How One Gay Teacher Changed His World With a Little Help from SCOUTUS

June 22, 2020

 

On June 15th, the U.S. Supreme Court ruled in favor of LGBTQ+ workers in the U.S., deciding that workers cannot be fired for being gay or transgender. Prior to the decision of SCOUTUS, according to a Buzzfeed article written on April 17th, 2019, as of last year, states including: Virginia, Missouri, Texas, Arkansas, North Carolina, North Dakota, West Virginia, Kansas, Louisiana, Mississippi, Nebraska, Oklahoma, South Carolina, South Dakota, and Wyoming, it was completely legal to fire a worker for their sexual orientation or for being trans. 

 

For many people living within U.S. cities it’s easier to fit in with a diverse population. With the melting pot—or perhaps my preferred idea of America being more of a mosaic than a melting pot—you see different walks of life wherever you go. But out in the Midwest it’s a bit harder to hide your colors.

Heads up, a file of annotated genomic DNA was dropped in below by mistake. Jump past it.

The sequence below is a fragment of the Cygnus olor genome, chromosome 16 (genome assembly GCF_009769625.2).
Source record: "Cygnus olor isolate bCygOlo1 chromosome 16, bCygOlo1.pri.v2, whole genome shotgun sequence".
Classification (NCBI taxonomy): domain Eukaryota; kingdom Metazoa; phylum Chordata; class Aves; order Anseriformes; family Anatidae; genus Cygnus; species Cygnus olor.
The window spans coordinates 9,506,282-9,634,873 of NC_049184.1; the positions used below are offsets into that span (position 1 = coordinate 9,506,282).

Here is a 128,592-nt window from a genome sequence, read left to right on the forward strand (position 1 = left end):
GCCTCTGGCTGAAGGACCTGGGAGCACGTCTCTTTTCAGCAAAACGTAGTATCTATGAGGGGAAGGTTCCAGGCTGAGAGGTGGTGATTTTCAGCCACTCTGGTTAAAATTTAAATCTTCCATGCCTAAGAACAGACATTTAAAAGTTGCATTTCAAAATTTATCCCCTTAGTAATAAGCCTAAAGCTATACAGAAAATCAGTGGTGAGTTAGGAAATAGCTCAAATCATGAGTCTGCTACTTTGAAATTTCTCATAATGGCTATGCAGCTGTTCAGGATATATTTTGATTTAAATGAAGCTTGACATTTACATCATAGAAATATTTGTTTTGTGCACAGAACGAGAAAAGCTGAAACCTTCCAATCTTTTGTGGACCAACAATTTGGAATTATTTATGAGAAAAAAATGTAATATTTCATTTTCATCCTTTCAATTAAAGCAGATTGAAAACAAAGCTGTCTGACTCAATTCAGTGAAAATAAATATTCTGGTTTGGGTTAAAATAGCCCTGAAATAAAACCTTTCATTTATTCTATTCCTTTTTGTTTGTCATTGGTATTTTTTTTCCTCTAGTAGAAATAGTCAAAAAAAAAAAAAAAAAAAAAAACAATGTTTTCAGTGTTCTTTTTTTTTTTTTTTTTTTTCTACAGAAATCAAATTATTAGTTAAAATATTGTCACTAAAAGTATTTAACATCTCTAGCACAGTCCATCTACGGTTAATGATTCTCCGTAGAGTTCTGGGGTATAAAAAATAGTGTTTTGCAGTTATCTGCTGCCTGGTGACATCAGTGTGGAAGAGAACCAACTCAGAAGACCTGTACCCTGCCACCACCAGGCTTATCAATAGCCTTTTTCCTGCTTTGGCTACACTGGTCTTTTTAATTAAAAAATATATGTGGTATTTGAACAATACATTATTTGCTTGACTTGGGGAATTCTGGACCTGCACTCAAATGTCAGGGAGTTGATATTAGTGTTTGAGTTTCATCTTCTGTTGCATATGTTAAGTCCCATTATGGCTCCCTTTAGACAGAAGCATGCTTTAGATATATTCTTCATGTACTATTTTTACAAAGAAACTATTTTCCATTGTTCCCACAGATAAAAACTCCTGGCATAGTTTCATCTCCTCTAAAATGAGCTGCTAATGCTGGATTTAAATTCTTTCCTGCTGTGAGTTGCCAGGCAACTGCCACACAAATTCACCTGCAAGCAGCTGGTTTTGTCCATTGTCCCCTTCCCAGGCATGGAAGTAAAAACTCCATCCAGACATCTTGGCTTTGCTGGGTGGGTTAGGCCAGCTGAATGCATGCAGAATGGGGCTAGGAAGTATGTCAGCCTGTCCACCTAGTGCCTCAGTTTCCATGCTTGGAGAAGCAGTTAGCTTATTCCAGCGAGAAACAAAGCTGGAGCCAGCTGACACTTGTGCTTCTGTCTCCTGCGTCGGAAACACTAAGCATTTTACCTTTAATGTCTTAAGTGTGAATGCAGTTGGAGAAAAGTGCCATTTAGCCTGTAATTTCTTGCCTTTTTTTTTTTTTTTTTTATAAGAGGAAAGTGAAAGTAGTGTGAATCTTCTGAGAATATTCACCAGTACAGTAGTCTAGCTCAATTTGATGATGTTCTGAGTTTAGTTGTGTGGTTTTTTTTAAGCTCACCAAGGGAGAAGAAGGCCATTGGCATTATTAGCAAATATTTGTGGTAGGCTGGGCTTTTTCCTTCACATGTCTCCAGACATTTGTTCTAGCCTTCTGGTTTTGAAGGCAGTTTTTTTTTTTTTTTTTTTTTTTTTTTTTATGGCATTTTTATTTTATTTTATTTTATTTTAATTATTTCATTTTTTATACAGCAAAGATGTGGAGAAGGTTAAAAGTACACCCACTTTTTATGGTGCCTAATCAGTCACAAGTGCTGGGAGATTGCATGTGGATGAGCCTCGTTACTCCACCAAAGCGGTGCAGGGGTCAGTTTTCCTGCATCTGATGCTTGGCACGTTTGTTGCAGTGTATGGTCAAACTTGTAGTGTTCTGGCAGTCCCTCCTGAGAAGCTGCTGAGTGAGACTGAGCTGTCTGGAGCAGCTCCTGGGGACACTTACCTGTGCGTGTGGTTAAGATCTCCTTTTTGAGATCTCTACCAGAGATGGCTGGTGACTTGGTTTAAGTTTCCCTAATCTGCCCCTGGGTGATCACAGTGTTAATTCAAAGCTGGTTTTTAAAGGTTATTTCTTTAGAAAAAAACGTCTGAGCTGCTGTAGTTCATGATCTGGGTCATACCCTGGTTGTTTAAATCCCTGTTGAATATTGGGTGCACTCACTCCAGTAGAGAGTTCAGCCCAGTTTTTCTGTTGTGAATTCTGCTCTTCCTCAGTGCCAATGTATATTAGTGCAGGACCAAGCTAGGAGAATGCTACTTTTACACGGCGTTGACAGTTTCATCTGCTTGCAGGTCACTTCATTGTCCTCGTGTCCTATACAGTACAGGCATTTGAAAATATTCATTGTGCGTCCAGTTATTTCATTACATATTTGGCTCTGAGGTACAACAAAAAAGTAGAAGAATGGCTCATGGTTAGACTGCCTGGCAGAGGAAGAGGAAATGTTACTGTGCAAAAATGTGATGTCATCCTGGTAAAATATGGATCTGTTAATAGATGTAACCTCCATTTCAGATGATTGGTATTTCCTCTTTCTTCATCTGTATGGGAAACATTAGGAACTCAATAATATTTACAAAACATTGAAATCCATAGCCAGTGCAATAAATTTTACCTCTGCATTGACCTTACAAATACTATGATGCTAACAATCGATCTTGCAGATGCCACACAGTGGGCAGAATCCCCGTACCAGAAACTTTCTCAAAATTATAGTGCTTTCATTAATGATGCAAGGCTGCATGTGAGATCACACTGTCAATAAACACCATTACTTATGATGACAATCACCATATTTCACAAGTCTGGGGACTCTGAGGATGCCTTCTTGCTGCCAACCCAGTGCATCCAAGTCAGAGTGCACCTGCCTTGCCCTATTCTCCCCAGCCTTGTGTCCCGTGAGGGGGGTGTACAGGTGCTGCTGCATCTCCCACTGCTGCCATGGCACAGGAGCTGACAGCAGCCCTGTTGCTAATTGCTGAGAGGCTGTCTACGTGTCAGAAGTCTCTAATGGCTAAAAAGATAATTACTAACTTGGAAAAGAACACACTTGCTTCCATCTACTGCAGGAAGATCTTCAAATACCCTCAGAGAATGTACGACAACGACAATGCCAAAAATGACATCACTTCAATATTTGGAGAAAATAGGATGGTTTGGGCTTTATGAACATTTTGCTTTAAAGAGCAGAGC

For Brett Bigham, username @2014ORTOY on Twitter and a teacher in Portland, Oregon, that was very much the case.  

 

In his thread on Twitter, pinned to the top of his twitter feed, Bigham details his struggle in living in his small town as one of the few teachers who were gay. Out of fear of being fired, he hid his sexuality from his peers. 

 

The Twitter thread starts off with a very blunt statement: “In 2014, after being named Teacher of the Year, my supervisor told me if I said I was gay in public I would be ‘shot in the head.’”

 

For Bigham, this was the beginning of a long battle with his hometown. As Teacher of the Year, Bigham could no longer even think of discussing anything remotely LGBTQ.  When he was invited to the White House Honoring Ceremony, he was asked to make a statement in support of LGBT youth. He decided, despite the threats from his Oregon hometown, he’d go through with it. That was just the beginning.